She broke through at some point.  I don't remember when or how, but all at once, she was an insatiable reader.  Not because I was a phenomenol instructor.  But because she loved stories.

I think sometimes it's easy to push through, to force one more lesson, one more sentence upon the reluctant learner.  It is easy for us becuase the sentence looks simple and the letters glaringly familiar. But to them, they are Greek.  

Tell them a story, show them that artists weave those words into great masterpieces of the world and they will eventually choose that for themselves.  

The love of story is within all of us.  Jesus spoke to us in stories.  He communicates through His book. He chose story. He chose words.  He chose it because it beats within His creation.  

Let it reign in our own homes, in the hearts of our children, and in the lives that are becoming their own.

Thursday, February 19, 2015

Fridays Unfolded #145

Last week, I was unable to link up here, to share anything with you lovely readers, because I was somewhere else.

Where it was warm.

I wrote a little about that here.  Only I have this tendency to metaphorize everything in my life (that's not a word by the way...I totally made it up), so instead of writing about how my youngest daughter literally squealed with joy then entire time we were near the ocean, I wrote about crossing our proverbial oceans of fear and standing firm on the other side.

But both things happened.  The crossing of this ocean (metaphorically of course) and the squealing of joy (literally.)

I crossed this ocean, or rather I'd guess I'm in the middle of it, when I jumped on the homeschooling raft almost almost seven years ago.

This week, while I was meandering down an actual beach, not a figurative one, my friend, Liz, from The Quick Journey Blog, wrote an ebook about her raft-embarkment (only she doesn't bore her readers with metaphors like I do.  She really called it "homeschooling").  It is a delightful book, full of things I wish someone would have told me years ago.  I read it and I highly recommend it.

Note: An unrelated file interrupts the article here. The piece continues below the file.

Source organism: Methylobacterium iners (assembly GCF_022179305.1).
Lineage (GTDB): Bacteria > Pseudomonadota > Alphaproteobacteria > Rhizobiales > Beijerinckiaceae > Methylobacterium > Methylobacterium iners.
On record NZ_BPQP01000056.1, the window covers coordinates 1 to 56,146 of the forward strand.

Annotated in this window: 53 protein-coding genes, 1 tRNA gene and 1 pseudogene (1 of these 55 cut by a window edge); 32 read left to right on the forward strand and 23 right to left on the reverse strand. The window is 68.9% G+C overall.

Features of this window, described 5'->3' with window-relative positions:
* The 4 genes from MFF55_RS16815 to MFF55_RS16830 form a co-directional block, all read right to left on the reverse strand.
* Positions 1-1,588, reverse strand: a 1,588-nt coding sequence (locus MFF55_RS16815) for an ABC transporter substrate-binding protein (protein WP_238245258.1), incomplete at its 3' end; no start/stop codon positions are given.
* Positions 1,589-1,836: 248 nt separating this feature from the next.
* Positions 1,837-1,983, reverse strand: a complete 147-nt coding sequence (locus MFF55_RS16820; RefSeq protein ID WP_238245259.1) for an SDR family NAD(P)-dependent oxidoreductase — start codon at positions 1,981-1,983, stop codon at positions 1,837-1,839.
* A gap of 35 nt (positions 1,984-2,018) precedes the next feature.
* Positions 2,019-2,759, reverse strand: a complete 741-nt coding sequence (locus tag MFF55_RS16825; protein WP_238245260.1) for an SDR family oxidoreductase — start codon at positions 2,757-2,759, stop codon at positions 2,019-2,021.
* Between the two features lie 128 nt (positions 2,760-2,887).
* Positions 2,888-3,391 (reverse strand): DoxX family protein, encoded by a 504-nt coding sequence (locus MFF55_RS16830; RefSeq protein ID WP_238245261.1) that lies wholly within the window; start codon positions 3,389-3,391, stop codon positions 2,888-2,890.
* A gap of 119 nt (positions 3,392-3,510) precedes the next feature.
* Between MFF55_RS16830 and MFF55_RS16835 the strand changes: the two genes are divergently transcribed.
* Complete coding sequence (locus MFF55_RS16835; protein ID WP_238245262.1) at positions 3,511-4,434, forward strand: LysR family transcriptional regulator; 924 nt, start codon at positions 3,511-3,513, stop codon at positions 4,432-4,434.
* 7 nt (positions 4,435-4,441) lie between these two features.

Now I'm back in the land of snow and ice, where temperature is hovering around 15 degrees and am ready to look at some features from last week's party.  It's warm inside and I'm thankful for heat, blankets, wool socks, and these lovely recipes to try.

Krista shared these with us:

Nicola shared a recipe for these lovely little english muffins:

And Sarah shared with us this egg scramble that looks amazing.  It has like all of my favorite things in it, save chocolate. 

How it works:

  • follow your hostesses in some way 

  • link up as many posts as you like-recipes, decorating, faith, kids, homeschooling, humor, giveaways…whatever unfolded for you lately
  • grab the button and post it or linked text somewhere on your blog
  • visit a few links (it’s a party, people!)
  • pin only from the original posts
  • by joining Fridays Unfolded you are giving us permission to post a linked photo from your shared post
  • try to use nice, big photos in your posts.